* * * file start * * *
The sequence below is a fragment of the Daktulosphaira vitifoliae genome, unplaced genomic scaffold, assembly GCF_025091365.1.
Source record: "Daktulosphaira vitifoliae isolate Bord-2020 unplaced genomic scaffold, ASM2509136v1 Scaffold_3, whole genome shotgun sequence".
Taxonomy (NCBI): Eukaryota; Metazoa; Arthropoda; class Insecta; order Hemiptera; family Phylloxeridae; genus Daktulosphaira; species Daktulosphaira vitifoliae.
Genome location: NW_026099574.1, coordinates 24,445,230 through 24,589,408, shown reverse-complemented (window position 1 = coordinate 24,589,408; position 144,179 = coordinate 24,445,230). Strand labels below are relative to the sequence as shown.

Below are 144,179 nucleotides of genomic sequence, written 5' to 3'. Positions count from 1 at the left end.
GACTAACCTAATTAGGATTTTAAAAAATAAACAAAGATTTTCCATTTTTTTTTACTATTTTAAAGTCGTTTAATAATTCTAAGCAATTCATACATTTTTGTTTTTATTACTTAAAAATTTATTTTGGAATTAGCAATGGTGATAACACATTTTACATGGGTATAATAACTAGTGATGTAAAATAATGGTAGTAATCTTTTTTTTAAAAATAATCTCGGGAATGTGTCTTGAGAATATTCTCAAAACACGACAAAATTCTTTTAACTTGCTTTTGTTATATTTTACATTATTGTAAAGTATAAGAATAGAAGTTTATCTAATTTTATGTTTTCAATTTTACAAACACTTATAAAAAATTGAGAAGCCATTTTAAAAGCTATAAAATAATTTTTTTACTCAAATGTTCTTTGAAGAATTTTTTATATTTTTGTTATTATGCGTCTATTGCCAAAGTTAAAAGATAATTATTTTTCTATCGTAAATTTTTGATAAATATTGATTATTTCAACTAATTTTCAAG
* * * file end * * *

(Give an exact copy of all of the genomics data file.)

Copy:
The sequence below is a fragment of the Daktulosphaira vitifoliae genome, unplaced genomic scaffold, assembly GCF_025091365.1.
Source record: "Daktulosphaira vitifoliae isolate Bord-2020 unplaced genomic scaffold, ASM2509136v1 Scaffold_3, whole genome shotgun sequence".
Taxonomy (NCBI): Eukaryota; Metazoa; Arthropoda; class Insecta; order Hemiptera; family Phylloxeridae; genus Daktulosphaira; species Daktulosphaira vitifoliae.
Genome location: NW_026099574.1, coordinates 24,445,230 through 24,589,408, shown reverse-complemented (window position 1 = coordinate 24,589,408; position 144,179 = coordinate 24,445,230). Strand labels below are relative to the sequence as shown.

Below are 144,179 nucleotides of genomic sequence, written 5' to 3'. Positions count from 1 at the left end.
GACTAACCTAATTAGGATTTTAAAAAATAAACAAAGATTTTCCATTTTTTTTTACTATTTTAAAGTCGTTTAATAATTCTAAGCAATTCATACATTTTTGTTTTTATTACTTAAAAATTTATTTTGGAATTAGCAATGGTGATAACACATTTTACATGGGTATAATAACTAGTGATGTAAAATAATGGTAGTAATCTTTTTTTTAAAAATAATCTCGGGAATGTGTCTTGAGAATATTCTCAAAACACGACAAAATTCTTTTAACTTGCTTTTGTTATATTTTACATTATTGTAAAGTATAAGAATAGAAGTTTATCTAATTTTATGTTTTCAATTTTACAAACACTTATAAAAAATTGAGAAGCCATTTTAAAAGCTATAAAATAATTTTTTTACTCAAATGTTCTTTGAAGAATTTTTTATATTTTTGTTATTATGCGTCTATTGCCAAAGTTAAAAGATAATTATTTTTCTATCGTAAATTTTTGATAAATATTGATTATTTCAACTAATTTTCAAG